13. The democratic participation of union members in determining the direction and function of their unions is an essential pillar of a civil society.
14. Unions should be strong, vibrant and unencumbered by unreasonable regulation and outside interference in their right to organise working people.
15. Everyone has the right to work in a safe workplace free of occupational hazards, including bullying, discrimination and harassment.
16. Industrial manslaughter is a crime.
17. Meeting ecological and social objectives for safe and healthy workplaces is significantly more important than corporate profitability.
18. The key purpose of an industrial relations system must be to protect the interests of working people from the disproportionate power of employers, chief contractors and monopolies.
19. Workplace laws should provide better work-life balance, giving people more control over their working arrangements, protection against working excessive hours, and enforceable rights to flexible working practices.
20. Effective processes of dispute resolution, including conciliation and arbitration before an independent tribunal, are a necessary element in any fair and effective industrial relations system.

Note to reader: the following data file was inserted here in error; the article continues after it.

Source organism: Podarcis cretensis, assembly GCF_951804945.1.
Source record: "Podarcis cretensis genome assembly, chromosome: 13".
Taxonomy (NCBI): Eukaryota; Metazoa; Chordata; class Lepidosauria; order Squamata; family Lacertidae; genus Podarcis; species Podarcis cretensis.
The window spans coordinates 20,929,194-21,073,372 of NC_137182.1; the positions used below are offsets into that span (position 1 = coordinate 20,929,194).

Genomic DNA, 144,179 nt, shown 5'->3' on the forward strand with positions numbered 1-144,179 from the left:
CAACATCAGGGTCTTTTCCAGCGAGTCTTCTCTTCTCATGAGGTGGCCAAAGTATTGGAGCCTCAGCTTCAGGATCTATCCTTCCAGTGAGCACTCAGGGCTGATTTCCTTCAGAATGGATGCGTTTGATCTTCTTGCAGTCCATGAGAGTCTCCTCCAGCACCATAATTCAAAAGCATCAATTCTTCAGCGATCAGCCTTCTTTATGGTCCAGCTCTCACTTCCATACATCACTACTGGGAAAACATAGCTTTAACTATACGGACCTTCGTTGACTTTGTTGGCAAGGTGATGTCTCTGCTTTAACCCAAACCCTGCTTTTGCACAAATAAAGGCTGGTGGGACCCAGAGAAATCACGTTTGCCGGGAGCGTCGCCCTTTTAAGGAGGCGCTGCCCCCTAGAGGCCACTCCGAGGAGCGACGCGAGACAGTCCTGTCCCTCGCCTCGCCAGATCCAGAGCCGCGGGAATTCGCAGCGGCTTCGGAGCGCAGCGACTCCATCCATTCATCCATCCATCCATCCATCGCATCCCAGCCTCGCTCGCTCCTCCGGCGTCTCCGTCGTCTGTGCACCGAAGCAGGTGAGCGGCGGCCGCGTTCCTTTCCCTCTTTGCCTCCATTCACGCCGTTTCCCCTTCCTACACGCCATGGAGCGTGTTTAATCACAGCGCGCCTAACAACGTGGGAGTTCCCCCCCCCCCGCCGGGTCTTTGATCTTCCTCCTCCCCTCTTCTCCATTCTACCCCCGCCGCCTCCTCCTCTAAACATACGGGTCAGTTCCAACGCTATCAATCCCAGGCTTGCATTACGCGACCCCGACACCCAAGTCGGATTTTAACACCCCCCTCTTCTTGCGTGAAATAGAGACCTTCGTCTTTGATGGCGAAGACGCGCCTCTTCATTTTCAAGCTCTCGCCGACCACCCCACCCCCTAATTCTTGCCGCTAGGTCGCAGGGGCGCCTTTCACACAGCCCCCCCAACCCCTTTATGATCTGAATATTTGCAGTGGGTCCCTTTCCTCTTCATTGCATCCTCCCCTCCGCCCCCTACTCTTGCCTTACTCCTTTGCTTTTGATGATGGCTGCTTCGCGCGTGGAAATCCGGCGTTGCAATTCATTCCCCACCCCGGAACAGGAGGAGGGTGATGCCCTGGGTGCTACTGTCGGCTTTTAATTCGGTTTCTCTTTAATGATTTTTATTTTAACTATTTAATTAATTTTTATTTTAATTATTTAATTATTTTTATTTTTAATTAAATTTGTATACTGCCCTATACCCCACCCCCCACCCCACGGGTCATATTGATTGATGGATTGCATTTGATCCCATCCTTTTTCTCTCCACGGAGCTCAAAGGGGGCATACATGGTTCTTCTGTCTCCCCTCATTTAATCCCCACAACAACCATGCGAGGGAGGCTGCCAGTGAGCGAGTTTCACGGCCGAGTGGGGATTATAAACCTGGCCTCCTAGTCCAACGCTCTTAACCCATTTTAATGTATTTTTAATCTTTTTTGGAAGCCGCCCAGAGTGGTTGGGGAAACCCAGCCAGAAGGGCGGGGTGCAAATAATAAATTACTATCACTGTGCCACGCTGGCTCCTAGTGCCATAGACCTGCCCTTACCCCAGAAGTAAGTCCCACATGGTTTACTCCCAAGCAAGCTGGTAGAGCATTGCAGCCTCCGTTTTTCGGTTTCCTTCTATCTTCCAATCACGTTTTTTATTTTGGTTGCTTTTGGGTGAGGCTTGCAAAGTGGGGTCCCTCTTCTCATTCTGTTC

21. The industrial relations framework and government policies should promote full employment and job security.
22. Workplace safety should have an overriding importance over all other aspects of work and workers’ compensation schemes should prioritise rehabilitation at no charge to the injured worker and full compensation.
23. Everyone should have access to ongoing learning and training opportunities.
24. Slavery is abhorrent and must be illegal in all its forms.
25. Workers and their representatives should have a role in determining increased uses of new technologies in their workplace.
26. Surveillance of workers must be with their free and informed consent and only be for legitimate reasons that protect the interest of workers, or for legitimate business reasons that are not disproportionate or punitive to workers.